Adrenal rest tumor is an ectopic collection of adrenocortical cells in an extra-adrenal site , more frequently located around the kidney, retroperitoneum, spermatic cord, para-testicular region and broad ligament [2, 3], but very rarely occurring also in the liver. These tumors may be nonfunctional or hormonally active with manifesting as an endocrine syndrome .
Histologically, hepatic adrenal rest tumor (HART) is composed by sheets or confluent cords of large polygonal cells with abundant eosinophilic and clear cytoplasm, similar to adrenocortical tissue.
At imaging, HART generally appears as round, well-defined mass, with subcapsular localization in the right hepatic lobe, showing macroscopic fat-containing and hypervascularity [1, 5,6,7]. These radiological findings can also be present in other focal liver lesions, which range from hepatocellular adenoma and angiomyolipoma (AML) to hepatocellular carcinoma (HCC) with fatty change [1, 5,6,7]. Moreover, patients with chronic liver disease, especially with cirrhosis, who present with a solid focal liver lesion are at a very high risk for having HCC and in this setting the correct diagnosis is particularly relevant and critical for patient’s management.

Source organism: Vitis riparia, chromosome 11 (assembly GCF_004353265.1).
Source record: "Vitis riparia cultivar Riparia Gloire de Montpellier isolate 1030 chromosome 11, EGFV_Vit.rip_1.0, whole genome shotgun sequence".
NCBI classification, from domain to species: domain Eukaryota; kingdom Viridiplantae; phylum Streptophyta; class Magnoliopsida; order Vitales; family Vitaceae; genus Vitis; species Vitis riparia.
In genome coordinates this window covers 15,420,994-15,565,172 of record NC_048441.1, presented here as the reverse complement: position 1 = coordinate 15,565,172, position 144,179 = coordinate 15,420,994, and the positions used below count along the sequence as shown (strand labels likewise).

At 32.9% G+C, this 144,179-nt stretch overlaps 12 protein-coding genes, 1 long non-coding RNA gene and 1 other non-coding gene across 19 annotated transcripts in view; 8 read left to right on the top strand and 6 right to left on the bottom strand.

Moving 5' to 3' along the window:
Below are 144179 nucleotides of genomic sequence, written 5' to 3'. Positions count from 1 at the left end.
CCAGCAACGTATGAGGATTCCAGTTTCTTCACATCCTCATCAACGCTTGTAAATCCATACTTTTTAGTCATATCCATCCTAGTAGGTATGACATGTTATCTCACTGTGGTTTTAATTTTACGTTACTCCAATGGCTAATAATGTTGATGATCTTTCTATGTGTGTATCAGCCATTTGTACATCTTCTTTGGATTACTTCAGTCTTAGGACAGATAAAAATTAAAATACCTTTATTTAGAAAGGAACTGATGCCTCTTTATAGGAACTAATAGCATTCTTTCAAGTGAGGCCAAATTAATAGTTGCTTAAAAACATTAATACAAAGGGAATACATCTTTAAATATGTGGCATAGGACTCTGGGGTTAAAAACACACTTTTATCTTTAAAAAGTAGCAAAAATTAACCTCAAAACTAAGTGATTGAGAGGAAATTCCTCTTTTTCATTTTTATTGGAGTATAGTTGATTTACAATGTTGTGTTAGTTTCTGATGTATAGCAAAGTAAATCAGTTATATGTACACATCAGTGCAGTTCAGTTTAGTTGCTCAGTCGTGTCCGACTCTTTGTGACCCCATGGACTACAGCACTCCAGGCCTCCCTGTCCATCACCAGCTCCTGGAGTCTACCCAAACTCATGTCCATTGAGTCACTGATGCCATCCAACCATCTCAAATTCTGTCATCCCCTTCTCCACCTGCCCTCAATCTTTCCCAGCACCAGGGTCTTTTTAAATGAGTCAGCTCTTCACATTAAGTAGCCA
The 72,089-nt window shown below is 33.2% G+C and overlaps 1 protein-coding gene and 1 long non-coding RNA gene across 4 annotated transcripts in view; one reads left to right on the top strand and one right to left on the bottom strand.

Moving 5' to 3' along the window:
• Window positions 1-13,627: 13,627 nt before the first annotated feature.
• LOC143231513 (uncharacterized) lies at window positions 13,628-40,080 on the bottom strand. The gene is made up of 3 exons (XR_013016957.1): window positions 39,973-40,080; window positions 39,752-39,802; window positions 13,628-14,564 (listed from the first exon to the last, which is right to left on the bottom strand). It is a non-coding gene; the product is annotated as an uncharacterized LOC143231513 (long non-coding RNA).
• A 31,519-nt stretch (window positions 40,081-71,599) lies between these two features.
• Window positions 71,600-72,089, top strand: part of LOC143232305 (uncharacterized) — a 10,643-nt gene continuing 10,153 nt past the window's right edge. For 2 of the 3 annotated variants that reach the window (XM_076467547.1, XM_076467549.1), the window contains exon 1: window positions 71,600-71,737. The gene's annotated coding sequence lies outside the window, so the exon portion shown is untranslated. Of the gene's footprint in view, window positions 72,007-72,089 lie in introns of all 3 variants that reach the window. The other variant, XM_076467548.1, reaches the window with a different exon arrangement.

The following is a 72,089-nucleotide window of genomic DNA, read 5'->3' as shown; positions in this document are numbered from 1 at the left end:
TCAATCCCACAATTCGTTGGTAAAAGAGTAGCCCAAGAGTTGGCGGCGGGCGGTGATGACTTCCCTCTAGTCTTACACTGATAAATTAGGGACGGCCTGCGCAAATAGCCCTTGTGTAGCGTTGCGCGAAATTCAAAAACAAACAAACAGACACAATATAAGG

An 83-years-old male was referred to our hospital by his family doctor for hepatological evaluation due to multifactorial liver cirrhosis.
His medical history was positive for metabolic diseases (in particular insulin resistance and dyslipidemia), prostatic hypertrophy, past hepatitis B virus (HBV) and hepatitis C (HCV) infections, the latter eradicated with antiviral therapy in 2018.
The laboratory investigation showed a normal level of alpha-fetoprotein (AFP, 6.0 ng/mL), a normal hepatic function (albumin level 4.3 gr/dL, total bilirubin level 1.6 mg/dL, prothrombin activity 79%) and hepatic enzymes within normal levels (aspartate aminotransferase 23 U/L, alanine aminotransferase 18 U/L, gamma-glutamyl transferase 19 U/L, alkaline phosphatase 94 U/L).